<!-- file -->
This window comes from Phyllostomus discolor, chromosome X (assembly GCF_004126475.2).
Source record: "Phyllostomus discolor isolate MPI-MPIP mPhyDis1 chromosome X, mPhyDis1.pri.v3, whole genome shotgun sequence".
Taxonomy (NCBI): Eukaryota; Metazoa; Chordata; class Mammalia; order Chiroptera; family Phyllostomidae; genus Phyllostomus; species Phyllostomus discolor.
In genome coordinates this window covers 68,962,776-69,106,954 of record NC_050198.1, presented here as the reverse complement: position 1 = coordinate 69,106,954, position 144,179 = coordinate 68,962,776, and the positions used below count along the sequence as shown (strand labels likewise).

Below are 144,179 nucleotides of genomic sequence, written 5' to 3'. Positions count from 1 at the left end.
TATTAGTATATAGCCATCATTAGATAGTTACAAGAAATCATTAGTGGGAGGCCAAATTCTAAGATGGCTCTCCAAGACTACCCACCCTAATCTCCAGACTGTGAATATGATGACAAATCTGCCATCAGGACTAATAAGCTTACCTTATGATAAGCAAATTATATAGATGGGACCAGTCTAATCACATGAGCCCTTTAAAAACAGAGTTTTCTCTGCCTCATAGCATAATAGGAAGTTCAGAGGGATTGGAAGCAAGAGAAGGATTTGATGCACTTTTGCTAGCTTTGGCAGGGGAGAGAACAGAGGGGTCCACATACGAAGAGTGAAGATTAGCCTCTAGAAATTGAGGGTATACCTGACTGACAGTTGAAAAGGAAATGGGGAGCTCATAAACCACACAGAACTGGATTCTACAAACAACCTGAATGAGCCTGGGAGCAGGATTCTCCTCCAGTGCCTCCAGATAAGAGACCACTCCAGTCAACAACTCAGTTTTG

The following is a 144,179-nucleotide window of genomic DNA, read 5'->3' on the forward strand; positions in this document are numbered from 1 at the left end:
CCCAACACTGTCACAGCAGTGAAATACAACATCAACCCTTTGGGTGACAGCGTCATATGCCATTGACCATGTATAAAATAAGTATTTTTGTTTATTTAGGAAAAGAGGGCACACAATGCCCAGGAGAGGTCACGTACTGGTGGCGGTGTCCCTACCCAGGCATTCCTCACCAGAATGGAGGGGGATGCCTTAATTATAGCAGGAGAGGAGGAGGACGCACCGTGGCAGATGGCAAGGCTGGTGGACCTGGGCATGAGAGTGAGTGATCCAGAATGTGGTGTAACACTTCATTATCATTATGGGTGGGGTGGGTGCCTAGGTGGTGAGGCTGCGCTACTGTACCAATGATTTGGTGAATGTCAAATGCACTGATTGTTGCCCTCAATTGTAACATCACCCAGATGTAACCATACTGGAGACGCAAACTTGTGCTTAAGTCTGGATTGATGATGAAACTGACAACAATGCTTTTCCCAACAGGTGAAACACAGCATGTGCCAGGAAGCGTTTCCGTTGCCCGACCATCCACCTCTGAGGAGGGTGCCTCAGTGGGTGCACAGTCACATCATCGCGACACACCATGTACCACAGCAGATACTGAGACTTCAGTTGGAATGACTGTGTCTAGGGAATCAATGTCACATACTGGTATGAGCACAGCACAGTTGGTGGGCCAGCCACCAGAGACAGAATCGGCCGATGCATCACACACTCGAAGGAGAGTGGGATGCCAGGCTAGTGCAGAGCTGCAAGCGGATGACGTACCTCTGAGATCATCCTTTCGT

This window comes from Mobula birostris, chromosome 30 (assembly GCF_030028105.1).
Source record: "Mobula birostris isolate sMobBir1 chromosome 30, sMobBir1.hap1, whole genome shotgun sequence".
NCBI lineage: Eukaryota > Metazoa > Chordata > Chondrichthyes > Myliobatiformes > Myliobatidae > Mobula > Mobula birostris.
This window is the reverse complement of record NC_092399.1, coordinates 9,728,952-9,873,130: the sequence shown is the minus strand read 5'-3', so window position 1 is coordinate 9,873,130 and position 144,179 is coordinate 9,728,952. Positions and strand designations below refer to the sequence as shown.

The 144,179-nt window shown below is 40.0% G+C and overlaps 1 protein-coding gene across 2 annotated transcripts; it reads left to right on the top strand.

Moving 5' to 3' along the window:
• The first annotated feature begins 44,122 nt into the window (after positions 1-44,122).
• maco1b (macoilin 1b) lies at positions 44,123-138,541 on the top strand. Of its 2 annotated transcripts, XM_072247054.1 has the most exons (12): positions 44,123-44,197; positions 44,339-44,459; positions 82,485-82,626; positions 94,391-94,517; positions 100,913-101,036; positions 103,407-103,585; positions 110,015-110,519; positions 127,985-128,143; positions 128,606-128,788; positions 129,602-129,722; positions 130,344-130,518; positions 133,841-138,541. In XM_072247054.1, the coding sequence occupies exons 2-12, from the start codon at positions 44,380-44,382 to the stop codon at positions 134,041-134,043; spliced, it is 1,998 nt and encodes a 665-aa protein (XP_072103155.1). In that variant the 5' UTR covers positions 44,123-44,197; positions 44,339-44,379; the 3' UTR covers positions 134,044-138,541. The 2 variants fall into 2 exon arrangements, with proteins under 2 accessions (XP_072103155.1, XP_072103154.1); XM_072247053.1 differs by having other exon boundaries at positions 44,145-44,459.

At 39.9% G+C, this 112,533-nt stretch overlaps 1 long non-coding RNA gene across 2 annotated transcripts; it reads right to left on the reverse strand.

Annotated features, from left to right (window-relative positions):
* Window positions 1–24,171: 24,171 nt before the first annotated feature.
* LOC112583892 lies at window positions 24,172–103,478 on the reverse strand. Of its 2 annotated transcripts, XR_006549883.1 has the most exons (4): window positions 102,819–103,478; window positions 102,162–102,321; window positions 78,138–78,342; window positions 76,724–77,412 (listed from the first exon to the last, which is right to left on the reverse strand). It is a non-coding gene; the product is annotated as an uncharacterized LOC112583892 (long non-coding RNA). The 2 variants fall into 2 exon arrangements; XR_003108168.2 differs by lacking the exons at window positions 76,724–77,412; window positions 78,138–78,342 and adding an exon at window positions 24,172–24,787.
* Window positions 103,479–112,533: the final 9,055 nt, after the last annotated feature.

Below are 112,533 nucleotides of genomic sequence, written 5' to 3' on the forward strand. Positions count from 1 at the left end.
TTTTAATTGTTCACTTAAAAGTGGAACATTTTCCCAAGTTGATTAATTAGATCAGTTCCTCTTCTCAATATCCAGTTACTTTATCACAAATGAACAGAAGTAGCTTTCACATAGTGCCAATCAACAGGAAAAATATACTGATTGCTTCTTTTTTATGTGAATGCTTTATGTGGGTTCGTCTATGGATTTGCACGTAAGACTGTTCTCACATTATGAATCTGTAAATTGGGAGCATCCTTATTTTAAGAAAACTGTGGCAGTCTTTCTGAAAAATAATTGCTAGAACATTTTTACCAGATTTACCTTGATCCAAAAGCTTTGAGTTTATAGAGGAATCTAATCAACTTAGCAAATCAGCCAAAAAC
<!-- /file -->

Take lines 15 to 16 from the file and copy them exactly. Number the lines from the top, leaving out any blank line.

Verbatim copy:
• The first annotated feature begins 44,122 nt into the window (after positions 1-44,122).
• maco1b (macoilin 1b) lies at positions 44,123-138,541 on the top strand. Of its 2 annotated transcripts, XM_072247054.1 has the most exons (12): positions 44,123-44,197; positions 44,339-44,459; positions 82,485-82,626; positions 94,391-94,517; positions 100,913-101,036; positions 103,407-103,585; positions 110,015-110,519; positions 127,985-128,143; positions 128,606-128,788; positions 129,602-129,722; positions 130,344-130,518; positions 133,841-138,541. In XM_072247054.1, the coding sequence occupies exons 2-12, from the start codon at positions 44,380-44,382 to the stop codon at positions 134,041-134,043; spliced, it is 1,998 nt and encodes a 665-aa protein (XP_072103155.1). In that variant the 5' UTR covers positions 44,123-44,197; positions 44,339-44,379; the 3' UTR covers positions 134,044-138,541. The 2 variants fall into 2 exon arrangements, with proteins under 2 accessions (XP_072103155.1, XP_072103154.1); XM_072247053.1 differs by having other exon boundaries at positions 44,145-44,459.